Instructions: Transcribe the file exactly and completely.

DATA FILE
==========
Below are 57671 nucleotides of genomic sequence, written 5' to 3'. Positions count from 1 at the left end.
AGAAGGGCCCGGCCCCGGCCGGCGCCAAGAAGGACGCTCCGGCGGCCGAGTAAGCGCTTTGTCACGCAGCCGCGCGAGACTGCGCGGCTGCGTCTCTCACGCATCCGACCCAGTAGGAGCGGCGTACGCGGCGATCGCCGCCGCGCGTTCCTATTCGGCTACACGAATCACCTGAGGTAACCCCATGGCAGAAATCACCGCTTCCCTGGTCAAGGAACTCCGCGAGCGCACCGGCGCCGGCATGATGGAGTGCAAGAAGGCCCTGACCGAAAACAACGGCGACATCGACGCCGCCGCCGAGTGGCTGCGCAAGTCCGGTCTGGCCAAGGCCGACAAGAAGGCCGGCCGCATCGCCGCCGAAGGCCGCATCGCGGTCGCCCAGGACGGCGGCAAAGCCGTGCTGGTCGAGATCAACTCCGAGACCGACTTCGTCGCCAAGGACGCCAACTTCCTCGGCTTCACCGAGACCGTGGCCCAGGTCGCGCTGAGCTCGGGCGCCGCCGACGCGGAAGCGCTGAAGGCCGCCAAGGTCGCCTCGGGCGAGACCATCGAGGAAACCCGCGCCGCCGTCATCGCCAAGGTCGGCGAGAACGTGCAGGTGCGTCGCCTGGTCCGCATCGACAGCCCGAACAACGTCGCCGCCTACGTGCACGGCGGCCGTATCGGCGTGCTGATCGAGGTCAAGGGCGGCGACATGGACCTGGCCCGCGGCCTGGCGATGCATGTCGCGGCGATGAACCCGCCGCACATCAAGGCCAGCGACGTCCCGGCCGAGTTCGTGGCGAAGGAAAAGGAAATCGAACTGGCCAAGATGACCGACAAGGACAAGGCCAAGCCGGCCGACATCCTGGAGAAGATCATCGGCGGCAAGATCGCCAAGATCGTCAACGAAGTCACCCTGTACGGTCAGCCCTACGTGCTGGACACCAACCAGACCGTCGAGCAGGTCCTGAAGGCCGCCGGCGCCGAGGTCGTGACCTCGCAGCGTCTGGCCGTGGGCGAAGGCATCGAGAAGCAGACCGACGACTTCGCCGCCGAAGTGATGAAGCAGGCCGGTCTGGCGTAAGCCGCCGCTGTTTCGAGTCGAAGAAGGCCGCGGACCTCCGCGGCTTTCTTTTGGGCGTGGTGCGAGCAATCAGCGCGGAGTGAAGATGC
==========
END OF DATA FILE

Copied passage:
Below are 57671 nucleotides of genomic sequence, written 5' to 3'. Positions count from 1 at the left end.
AGAAGGGCCCGGCCCCGGCCGGCGCCAAGAAGGACGCTCCGGCGGCCGAGTAAGCGCTTTGTCACGCAGCCGCGCGAGACTGCGCGGCTGCGTCTCTCACGCATCCGACCCAGTAGGAGCGGCGTACGCGGCGATCGCCGCCGCGCGTTCCTATTCGGCTACACGAATCACCTGAGGTAACCCCATGGCAGAAATCACCGCTTCCCTGGTCAAGGAACTCCGCGAGCGCACCGGCGCCGGCATGATGGAGTGCAAGAAGGCCCTGACCGAAAACAACGGCGACATCGACGCCGCCGCCGAGTGGCTGCGCAAGTCCGGTCTGGCCAAGGCCGACAAGAAGGCCGGCCGCATCGCCGCCGAAGGCCGCATCGCGGTCGCCCAGGACGGCGGCAAAGCCGTGCTGGTCGAGATCAACTCCGAGACCGACTTCGTCGCCAAGGACGCCAACTTCCTCGGCTTCACCGAGACCGTGGCCCAGGTCGCGCTGAGCTCGGGCGCCGCCGACGCGGAAGCGCTGAAGGCCGCCAAGGTCGCCTCGGGCGAGACCATCGAGGAAACCCGCGCCGCCGTCATCGCCAAGGTCGGCGAGAACGTGCAGGTGCGTCGCCTGGTCCGCATCGACAGCCCGAACAACGTCGCCGCCTACGTGCACGGCGGCCGTATCGGCGTGCTGATCGAGGTCAAGGGCGGCGACATGGACCTGGCCCGCGGCCTGGCGATGCATGTCGCGGCGATGAACCCGCCGCACATCAAGGCCAGCGACGTCCCGGCCGAGTTCGTGGCGAAGGAAAAGGAAATCGAACTGGCCAAGATGACCGACAAGGACAAGGCCAAGCCGGCCGACATCCTGGAGAAGATCATCGGCGGCAAGATCGCCAAGATCGTCAACGAAGTCACCCTGTACGGTCAGCCCTACGTGCTGGACACCAACCAGACCGTCGAGCAGGTCCTGAAGGCCGCCGGCGCCGAGGTCGTGACCTCGCAGCGTCTGGCCGTGGGCGAAGGCATCGAGAAGCAGACCGACGACTTCGCCGCCGAAGTGATGAAGCAGGCCGGTCTGGCGTAAGCCGCCGCTGTTTCGAGTCGAAGAAGGCCGCGGACCTCCGCGGCTTTCTTTTGGGCGTGGTGCGAGCAATCAGCGCGGAGTGAAGATGC